The small gap in the fiber optic link between South Africa and Mozambique has now been closed. Fiber optic cables crossing Mozambique and South Africa border has been installed and commissioned. People are looking to see whether Telkom SA (South Africa) offers rates that are sufficiently cheap to be competitive with satellite, something it has not offered Lesotho and Namibia’s incumbent telecom operators. The border between Mozambique and South Africa is divided into two segments, separated by the kingdom of Swaziland. The northern segment, which is 410 kilometers long, runs north-south along the Lebombo Mountains from Zimbabwe to Swaziland. The southern segment, which is 81 kilometers long, runs east-west across Maputaland from Swaziland to the Indian Ocean.
At the opening on Friday Mozambique Minister of Transport and Communications, Antonio Mungwambe, said Mozambique regards telecommunications as a key factor in development and in the fight against poverty, which is why the government has prioritized interconnecting the whole country through broad band infrastructure, declared the He was speaking at the border town of Ressano Garcia, at the inauguration of a fiber-optic communications.
Mungwambe said that the national telecommunications program, managed by the public telecoms company, TDM, was now in its second phase. By the time it was concluded, in late 2007 the country would have “modern technological platforms”, that would “expand the capacity and improve the quality of fixed and mobile phone communications between the main urban centers in the south, center and north of the country”.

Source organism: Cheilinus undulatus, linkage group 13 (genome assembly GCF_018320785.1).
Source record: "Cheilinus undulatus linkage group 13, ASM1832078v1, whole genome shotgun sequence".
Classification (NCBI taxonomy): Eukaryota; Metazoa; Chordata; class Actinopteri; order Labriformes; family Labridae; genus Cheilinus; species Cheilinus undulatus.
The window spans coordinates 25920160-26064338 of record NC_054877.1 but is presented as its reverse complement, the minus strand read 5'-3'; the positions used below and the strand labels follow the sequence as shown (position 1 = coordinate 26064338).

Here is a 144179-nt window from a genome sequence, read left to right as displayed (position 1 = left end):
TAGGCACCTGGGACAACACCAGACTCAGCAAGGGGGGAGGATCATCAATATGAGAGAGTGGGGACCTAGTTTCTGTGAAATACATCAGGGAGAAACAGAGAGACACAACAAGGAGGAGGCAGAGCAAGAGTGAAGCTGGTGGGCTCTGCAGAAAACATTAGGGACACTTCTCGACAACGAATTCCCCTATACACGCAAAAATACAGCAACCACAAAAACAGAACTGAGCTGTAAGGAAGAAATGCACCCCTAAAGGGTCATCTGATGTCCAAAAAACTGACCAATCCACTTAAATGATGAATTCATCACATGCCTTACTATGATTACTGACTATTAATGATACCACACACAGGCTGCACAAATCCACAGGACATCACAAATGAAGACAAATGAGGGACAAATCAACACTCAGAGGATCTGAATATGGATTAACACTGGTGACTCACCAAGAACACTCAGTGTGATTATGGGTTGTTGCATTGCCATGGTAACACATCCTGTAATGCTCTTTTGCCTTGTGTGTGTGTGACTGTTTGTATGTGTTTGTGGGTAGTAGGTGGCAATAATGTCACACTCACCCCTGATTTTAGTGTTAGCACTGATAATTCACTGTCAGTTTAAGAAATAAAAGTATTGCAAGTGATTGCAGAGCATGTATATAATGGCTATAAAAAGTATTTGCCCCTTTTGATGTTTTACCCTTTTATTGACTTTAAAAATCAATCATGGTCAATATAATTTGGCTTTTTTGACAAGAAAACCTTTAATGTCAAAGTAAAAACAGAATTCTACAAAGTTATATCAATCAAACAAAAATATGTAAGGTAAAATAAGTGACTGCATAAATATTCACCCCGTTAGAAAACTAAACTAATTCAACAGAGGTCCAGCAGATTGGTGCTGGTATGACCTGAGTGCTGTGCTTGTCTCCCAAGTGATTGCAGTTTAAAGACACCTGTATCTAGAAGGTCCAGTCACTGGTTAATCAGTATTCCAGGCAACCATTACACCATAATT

This broadband infrastructure would also carry radio and television signals across the entire country, improve communications with neighboring countries and facilitate access to the new Information and Communication Technologies (ICTs).
The Chairman of the TDM Board of Directors, Joaquim de Carvalho, said that the fiber-optic link meant that communications between Mozambique and South Africa will now be quicker and more reliable, regardless of climatic conditions. “Mozambique and South Africa now have a broad band telecommunications infrastructure that not only allows direct access between the two countries, but also assists in the regional integration of the countries of SADC (Southern African Development Community)”, he said.
The new link, he said, was part of TDM’s overall investment strategy, which is centered on completing the backbone of the National Transmission Network by extending fiber-optic connections to all provincial capitals.
The new connection will existing satellite connections if competitive rates are offered by Telkom SA. Installing it cost around US$1.2 million. The fiber-optic link is taking a lift from the gas pipeline between the gas treatment plant at Timane in the southern province of Inhambane and the South African town of Secunda. That pipeline has a branch carrying gas to Matola, the city that is contiguous with Maputo.
“Naturally it made good sense to take advantage of the building of the pipeline to extend the fiber optic cable from Maputo to the border with South Africa, and that is what happened”, said Carvalho. “This undertaking”, he added, “is an example of a successful partnership, where synergies were used to rationalize resources. African operators are continuing to build new back-haul routes to submarine cable landing points to increase diversity and resilience, and are expanding national backbones to delivering greater bandwidth to cities and towns inland from the coast.